What Are We Doing For People With Long COVID?
By now you’ve likely heard the phrase ‘long COVID’ thrown around in the media and by medical experts. The World Health Organisation officially recognised the post-COVID condition in October 2021, as having symptoms three months after having COVID symptoms that can’t be explained by an alternative diagnosis.
Sydney’s St Vincent’s is the first NSW hospital to have a dedicated long COVID clinic to manage patients experiencing these symptoms, which has been open since March 2022. So what have they learned about treating long COVID?
How Do You Know If You Have Long COVID?
Dr Anthony Byrne, a thoracic physician at St Vincent’s clinic said “the common symptoms of people that we see in the clinic would be fatigue, lethargy… breathlessness is up there. And definitely brain fog.
People have difficulty with their thought processes and processing complex tasks.”
He encouraged people who might be experiencing these symptoms to seek help before the allotted twelve weeks post-infection.
“But you don’t have to wait for 12 weeks, I think that would be the key point.”
Dr Byrne pointed out that studies indicate certain risk factors for long COVID, like how sick you are with your initial infection. “If you’ve got more than five acute symptoms with your acute COVID, then you’re more likely to go on to develop long COVID.”
Who’s More Likely To Get Long COVID?
Just how many people have been affected or are still living with long COVID in Australia is still yet to be determined by experts. Some estimate 400,000 Australians are experiencing long COVID — 5% of the 8 million estimated COVID cases since 2020.
At the moment, long COVID seems to be more likely affecting female patients in their 40s and 50s, who were often pretty active before getting COVID. This might indicate a hormonal factor that affects how long COVID affects people.
“Maybe there’s some oestrogen, testosterone, hormonal thing here that we’re missing.
There’s work looking at the microbiome. The microbiome is all these bugs that are on your skin and inside your gut and inside your lungs. And it looks like there’s probably a different signature of your microbiome in people with long COVID.”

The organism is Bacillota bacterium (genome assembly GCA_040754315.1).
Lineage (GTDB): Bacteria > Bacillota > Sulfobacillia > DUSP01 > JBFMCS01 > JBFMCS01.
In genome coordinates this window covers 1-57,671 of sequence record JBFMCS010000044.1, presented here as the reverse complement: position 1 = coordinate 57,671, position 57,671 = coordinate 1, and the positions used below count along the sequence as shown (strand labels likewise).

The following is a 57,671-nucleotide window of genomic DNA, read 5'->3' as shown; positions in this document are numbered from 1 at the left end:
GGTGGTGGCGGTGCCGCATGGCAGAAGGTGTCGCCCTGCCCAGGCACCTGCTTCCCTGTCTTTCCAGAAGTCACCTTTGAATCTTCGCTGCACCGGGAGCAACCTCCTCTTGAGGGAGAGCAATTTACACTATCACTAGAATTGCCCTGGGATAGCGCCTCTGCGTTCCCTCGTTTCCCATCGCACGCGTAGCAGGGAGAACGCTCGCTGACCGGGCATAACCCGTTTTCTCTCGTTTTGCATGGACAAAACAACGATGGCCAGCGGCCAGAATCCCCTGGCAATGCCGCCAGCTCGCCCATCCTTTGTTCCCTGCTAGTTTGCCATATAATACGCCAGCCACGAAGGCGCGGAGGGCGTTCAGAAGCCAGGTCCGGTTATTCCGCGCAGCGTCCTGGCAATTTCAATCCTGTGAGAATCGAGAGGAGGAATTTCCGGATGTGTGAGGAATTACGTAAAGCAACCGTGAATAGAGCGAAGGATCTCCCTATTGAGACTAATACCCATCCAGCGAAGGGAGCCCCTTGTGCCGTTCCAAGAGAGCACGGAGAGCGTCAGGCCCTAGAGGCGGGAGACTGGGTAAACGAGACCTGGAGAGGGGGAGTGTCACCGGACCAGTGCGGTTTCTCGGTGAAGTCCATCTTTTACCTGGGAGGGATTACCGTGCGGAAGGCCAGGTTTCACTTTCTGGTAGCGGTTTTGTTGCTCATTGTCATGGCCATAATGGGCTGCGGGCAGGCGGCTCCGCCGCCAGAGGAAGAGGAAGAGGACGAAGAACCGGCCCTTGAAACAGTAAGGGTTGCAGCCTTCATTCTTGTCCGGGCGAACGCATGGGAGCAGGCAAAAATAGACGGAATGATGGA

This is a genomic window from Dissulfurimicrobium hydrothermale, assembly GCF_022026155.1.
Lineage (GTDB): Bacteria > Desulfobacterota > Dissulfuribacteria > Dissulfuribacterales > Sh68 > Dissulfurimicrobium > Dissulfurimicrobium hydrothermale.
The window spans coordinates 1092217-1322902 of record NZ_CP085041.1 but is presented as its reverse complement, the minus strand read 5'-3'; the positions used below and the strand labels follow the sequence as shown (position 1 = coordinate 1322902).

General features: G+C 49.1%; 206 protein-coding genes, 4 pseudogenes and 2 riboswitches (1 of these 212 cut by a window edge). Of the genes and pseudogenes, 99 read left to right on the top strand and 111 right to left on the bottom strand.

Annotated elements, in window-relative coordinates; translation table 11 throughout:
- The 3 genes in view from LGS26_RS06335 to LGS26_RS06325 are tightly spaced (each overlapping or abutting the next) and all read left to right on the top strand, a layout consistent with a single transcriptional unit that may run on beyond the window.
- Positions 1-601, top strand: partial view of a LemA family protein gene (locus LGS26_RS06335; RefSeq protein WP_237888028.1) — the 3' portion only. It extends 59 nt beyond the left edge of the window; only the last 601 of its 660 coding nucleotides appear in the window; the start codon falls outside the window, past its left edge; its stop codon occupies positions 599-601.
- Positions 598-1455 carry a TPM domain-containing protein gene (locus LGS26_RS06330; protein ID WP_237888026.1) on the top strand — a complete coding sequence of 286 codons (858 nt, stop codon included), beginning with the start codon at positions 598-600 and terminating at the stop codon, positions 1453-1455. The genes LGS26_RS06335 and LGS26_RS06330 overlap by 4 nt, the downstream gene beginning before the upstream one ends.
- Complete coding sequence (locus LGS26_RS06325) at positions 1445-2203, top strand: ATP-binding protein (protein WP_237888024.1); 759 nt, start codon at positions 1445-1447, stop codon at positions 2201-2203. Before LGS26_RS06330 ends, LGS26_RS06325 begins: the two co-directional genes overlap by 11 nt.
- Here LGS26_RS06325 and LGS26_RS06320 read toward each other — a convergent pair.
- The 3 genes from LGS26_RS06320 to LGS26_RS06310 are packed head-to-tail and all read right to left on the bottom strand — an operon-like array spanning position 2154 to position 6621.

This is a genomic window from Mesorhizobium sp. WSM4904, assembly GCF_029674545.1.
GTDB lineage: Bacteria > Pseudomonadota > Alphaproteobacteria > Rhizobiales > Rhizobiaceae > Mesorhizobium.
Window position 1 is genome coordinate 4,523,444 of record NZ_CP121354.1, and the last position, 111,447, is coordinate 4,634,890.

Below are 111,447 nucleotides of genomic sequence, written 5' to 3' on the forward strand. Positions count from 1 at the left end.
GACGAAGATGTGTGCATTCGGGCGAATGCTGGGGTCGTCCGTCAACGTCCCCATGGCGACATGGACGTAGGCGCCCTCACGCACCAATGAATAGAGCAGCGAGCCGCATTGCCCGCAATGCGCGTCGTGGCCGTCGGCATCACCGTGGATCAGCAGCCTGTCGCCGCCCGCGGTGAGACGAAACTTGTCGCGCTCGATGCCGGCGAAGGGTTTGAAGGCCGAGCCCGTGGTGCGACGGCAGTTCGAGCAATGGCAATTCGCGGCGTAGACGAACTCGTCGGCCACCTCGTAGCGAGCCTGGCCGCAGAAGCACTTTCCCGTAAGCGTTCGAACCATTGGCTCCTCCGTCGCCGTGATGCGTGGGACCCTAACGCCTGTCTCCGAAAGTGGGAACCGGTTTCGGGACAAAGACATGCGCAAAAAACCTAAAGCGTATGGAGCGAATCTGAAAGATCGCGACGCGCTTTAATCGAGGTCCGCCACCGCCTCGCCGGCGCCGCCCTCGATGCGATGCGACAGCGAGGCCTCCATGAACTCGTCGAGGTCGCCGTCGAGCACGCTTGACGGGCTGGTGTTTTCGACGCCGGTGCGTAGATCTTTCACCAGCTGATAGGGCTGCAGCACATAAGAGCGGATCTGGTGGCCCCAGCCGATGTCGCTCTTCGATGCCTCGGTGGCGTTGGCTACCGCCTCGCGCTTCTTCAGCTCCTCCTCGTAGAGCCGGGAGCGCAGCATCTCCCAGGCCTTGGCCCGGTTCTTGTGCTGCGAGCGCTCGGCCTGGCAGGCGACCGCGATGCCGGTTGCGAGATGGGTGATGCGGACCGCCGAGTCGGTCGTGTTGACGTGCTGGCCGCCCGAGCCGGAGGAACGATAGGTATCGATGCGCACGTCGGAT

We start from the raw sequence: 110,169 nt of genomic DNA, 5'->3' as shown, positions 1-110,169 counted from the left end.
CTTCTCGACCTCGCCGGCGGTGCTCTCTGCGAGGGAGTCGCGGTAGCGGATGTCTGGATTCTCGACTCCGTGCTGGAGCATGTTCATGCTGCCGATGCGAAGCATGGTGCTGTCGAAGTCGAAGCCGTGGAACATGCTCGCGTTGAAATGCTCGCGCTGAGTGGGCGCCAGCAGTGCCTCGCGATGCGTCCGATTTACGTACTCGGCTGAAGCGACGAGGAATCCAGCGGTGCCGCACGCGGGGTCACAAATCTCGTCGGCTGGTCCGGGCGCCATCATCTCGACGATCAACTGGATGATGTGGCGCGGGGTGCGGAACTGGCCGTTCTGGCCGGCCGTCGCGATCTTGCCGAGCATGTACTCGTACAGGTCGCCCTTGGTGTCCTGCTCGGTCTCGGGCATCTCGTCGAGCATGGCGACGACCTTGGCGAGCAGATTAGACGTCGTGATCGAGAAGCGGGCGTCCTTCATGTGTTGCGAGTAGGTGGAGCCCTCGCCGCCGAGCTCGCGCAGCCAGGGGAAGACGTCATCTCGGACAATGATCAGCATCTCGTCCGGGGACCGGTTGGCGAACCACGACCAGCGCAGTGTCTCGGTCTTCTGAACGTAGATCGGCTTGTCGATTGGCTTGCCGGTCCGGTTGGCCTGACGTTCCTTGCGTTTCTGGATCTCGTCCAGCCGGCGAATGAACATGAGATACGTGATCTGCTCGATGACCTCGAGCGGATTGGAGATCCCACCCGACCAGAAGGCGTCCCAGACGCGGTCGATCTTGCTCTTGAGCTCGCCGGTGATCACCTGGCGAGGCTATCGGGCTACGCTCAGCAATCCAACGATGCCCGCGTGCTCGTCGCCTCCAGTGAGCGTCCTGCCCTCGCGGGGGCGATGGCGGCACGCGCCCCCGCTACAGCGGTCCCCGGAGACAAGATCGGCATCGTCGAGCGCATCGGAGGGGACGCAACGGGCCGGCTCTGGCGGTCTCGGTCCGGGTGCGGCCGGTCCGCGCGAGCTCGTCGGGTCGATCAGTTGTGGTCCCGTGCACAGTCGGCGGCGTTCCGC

How Long COVID Can Stir Up Existing Conditions
Dr Byrne has also seen how COVID symptoms can even flare up existing health conditions.
“I just saw a patient actually, just now. Young nurse, usually fit and well [and] vaccinated [and] had COVID a couple of months ago. The patient was experiencing symptoms months after her initial infection, and also had childhood asthma, which hadn’t bothered her until this point.
It’s actually likely that COVID, which is a really bad nasty respiratory virus, has stirred up her lungs and stirred up this asthma, which prior to COVID was just not doing too much.”
Since there’s no exclusive treatment for long COVID itself, Dr Byrne treated her as he would normally treat an asthma patient.
What’s The Current Treatment For Long COVID?
Some patients present with symptoms like inflammation rather than respiratory symptoms. Doctors treat this symptom with anti-inflammatory medications, like steroids.
“The other thing that’s really useful is giving prescribed exercise,” said Dr Byrne. “So we’ve got physiotherapists and we’ve also got a really experienced psychologist.”
UNSW’s Kirby Institute has uncovered a specific ‘immune profile’ for those with long COVID. According to the researchers, understanding the immune profile for long COVID will hopefully help us treat and manage it.
Until then, people are calling for more government support for those suffering from long COVID, especially those who aren’t able to work and partake in their usual routine.